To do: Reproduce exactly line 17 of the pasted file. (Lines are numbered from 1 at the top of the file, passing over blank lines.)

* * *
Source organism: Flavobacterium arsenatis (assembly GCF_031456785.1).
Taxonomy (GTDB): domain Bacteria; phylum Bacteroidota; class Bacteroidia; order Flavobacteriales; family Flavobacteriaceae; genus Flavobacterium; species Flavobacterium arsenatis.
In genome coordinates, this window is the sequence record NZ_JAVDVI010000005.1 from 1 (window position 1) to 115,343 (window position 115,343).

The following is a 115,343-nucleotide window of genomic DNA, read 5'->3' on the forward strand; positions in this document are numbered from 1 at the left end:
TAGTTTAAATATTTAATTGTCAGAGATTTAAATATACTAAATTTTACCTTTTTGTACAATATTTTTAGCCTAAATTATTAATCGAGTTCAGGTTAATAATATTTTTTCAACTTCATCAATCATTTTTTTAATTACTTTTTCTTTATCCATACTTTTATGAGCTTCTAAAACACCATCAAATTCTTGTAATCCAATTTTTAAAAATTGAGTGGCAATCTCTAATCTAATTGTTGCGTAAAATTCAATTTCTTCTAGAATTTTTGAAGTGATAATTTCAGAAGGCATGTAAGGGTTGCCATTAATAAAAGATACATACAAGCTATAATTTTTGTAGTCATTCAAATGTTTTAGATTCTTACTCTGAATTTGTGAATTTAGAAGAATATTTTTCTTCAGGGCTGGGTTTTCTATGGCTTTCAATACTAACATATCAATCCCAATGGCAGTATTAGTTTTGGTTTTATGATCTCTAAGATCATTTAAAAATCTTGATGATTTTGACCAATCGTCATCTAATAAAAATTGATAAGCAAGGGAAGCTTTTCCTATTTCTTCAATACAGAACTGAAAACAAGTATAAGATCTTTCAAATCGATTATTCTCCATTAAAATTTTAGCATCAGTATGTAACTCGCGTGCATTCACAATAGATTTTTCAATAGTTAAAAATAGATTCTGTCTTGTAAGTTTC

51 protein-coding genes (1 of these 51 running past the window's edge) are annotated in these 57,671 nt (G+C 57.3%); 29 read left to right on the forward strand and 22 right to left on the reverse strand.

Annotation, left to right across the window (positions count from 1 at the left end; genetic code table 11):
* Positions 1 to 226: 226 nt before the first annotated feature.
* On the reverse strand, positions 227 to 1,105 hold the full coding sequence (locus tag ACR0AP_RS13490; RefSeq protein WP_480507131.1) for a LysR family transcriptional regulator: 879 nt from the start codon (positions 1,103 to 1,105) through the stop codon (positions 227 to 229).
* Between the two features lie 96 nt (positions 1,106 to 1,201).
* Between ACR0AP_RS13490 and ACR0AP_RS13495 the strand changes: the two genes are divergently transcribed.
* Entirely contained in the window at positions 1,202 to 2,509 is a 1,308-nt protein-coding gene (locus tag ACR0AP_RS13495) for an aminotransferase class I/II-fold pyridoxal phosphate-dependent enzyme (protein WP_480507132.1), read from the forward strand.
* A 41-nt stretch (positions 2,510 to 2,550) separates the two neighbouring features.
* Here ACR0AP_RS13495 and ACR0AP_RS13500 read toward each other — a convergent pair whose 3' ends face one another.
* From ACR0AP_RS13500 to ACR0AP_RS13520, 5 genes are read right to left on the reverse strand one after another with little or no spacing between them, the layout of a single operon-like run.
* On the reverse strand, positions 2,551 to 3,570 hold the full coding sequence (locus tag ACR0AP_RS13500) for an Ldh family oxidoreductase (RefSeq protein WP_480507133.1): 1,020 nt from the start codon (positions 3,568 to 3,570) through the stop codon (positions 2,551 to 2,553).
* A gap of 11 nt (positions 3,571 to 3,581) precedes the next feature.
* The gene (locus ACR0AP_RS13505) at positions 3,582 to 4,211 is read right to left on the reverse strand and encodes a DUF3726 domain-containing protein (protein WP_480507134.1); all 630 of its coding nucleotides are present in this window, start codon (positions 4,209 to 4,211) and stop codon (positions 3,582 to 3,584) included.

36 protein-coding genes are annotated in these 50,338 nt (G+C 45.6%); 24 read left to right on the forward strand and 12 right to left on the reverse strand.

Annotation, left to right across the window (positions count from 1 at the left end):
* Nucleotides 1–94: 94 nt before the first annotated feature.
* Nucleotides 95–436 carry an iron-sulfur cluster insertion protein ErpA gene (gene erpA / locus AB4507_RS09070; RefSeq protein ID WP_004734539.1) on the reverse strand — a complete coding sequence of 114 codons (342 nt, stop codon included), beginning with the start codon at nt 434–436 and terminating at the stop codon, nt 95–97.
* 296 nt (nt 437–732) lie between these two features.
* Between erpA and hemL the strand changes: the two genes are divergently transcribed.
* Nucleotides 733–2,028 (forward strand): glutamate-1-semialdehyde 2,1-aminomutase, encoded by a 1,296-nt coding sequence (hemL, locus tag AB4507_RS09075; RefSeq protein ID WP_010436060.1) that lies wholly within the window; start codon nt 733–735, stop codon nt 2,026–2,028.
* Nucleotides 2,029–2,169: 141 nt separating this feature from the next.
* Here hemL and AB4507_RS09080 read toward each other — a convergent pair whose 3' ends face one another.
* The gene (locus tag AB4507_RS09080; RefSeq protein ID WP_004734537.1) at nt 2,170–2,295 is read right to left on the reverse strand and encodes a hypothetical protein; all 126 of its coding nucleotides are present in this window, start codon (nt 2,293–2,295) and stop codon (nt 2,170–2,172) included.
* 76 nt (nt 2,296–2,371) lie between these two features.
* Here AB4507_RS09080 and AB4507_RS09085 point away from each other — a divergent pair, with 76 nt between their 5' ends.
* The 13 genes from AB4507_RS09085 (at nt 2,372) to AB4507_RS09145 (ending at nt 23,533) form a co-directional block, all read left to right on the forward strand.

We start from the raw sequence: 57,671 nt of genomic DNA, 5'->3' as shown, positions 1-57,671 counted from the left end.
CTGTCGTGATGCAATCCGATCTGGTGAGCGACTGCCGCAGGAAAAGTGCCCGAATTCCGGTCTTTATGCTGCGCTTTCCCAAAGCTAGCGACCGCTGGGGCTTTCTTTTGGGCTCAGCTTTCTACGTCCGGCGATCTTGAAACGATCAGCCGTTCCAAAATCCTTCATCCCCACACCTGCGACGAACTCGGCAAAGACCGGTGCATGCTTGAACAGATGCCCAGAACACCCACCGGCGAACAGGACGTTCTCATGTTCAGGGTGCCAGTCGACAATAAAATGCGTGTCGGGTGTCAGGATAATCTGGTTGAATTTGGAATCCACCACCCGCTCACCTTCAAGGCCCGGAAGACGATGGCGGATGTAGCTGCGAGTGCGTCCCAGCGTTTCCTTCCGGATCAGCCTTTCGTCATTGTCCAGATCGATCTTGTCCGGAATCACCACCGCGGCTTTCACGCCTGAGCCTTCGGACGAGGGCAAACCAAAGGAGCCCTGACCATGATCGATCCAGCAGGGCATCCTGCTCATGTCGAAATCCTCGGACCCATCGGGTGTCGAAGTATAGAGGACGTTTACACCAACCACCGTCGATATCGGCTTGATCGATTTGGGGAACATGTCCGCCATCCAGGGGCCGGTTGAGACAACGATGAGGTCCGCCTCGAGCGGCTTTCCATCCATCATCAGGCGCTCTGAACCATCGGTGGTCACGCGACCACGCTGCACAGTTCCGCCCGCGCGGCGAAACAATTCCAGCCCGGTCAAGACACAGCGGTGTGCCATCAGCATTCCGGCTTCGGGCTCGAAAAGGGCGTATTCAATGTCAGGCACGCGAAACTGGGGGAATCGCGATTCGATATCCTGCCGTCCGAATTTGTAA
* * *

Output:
* A gap of 11 nt (positions 3,571 to 3,581) precedes the next feature.